- Learn the basics of the Paycheck Protection Program.
- Find out the loan terms of the PPP.
- Learn how to calculate a PPP loan amount.
- Learn more about loan forgiveness.
- Find out how a reduction in pay affects loan forgiveness.
- Find out how a decrease in employees affects loan forgiveness.
- Discover other qualified expenses and limitations to expenses.
- Find out the necessary documentation for loan forgiveness.
Congratulations! You’ve received a Paycheck Protection Program loan (PPP)! Now, you need to start planning how to spend the PPP loan proceeds with loan forgiveness in mind. And Fiducial can help!
As the loan title implies, the purpose of the loans is to enable employers to keep their employees on staff. Businesses should also maintain normal rates of pay during the 8-week period immediately following the funding of the loan. The term of a PPP loan is 2 years at an interest rate of 1%. You must repay any portion of the loan not forgiven at the end of the 2-year period.
Calculating your PPP loan amount
When you applied for the PPP loan, you provided documentation to verify your average monthly payroll. This average applied to the 12-month period preceding your application. However, for calculation purposes, each employee’s payroll for a year had to be limited to a maximum of $100,000. If your company did not conduct business and pay employees by February 15, 2019, it was considered a “new” business.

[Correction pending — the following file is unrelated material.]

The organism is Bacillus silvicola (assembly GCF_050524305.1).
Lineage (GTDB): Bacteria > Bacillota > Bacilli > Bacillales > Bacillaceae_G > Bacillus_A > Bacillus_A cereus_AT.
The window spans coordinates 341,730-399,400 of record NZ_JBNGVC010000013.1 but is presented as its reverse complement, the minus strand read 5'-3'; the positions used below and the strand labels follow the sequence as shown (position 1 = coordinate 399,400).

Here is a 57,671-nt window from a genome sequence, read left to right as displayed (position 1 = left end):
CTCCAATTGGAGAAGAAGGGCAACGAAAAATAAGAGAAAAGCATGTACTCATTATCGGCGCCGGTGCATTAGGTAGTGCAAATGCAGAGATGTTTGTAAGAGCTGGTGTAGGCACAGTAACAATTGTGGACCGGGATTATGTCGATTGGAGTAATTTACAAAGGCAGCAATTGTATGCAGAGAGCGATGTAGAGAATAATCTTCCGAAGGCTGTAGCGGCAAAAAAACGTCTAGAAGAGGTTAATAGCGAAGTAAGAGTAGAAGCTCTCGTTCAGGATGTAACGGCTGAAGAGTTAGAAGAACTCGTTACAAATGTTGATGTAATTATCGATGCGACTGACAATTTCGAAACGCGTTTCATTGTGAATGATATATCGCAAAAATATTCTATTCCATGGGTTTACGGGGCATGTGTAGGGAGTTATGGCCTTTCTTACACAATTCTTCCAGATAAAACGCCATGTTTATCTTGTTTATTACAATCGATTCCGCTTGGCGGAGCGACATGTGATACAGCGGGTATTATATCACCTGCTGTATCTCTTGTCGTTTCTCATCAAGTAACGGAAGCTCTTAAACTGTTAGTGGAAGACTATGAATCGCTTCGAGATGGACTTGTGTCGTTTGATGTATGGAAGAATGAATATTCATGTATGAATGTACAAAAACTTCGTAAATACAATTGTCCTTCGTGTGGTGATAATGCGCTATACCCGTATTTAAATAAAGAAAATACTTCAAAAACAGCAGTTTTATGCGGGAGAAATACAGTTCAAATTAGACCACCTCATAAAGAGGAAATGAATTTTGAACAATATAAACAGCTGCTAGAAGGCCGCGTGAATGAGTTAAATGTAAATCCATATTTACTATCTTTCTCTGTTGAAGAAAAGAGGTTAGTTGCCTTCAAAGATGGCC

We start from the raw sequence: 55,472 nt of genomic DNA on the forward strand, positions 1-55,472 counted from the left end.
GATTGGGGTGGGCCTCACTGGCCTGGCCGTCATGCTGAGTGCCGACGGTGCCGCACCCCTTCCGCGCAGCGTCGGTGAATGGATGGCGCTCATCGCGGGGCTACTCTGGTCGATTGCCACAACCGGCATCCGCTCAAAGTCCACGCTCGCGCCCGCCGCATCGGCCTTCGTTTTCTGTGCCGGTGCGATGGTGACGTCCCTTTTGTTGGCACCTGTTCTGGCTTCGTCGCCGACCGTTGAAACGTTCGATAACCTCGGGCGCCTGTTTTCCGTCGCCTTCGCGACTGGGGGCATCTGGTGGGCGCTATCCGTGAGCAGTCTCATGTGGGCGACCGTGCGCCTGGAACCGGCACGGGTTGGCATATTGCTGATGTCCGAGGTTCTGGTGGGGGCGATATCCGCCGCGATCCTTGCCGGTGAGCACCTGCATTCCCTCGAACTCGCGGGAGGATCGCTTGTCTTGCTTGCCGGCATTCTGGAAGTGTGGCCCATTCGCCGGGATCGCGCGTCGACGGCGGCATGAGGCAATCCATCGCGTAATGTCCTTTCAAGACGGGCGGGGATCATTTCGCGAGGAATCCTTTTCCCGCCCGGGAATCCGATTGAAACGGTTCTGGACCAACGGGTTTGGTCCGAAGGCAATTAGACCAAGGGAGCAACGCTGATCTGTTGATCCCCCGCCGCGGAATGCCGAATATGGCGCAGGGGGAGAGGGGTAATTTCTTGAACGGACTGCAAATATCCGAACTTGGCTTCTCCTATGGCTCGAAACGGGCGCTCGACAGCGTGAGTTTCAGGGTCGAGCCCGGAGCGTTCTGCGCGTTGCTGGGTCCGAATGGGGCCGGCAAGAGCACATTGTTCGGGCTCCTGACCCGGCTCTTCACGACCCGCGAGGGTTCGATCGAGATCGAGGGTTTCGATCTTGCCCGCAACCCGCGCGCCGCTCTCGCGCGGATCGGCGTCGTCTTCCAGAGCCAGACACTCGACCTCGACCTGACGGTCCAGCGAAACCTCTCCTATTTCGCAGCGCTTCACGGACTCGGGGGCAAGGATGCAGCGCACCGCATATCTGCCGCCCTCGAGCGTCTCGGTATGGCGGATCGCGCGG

The Treasury based the average monthly payroll upon the average payroll for January and February 2020. The Treasury uses other special testing periods for seasonal businesses.
Since self-employed workers are not included on payroll, the amount a self-employed person includes in the average monthly payroll computation is 1/12 of the business’s net profits (subject to the same $100,000 limit that is applied to an employee’s annual compensation).
Regardless of how your business determines average payroll, the Treasury bases the PPP loan amount on 2.5 times the average monthly payroll as determined by one of these methods.
Example: Assume you do not have a new or seasonal business and you applied for the loan on May 1, 2020. You would have added up your company’s payroll for the prior 12 months, May 2019 through April 2020 (subject to the $100,000 limit per employee), and then divided the sum by 12. Assuming the result totaled $80,000, you would have qualified for a PPPL of $200,000 (2.5 x $80,000) at 1% interest. The entire loan is due and payable in 2 years.
PPP Loan forgiveness
If businesses use PPP loans to keep workers employed during the 8 weeks following the funding of the loan, they may qualify for partial forgiveness. Your awareness of how the Treasury determines forgiveness may have a huge impact. In this way you can maximize loan forgiveness for your particular circumstances. It may seem simple at first glance, but you must consider all of the small, moving parts built into the loan forgiveness computation. These details may reduce the forgiveness.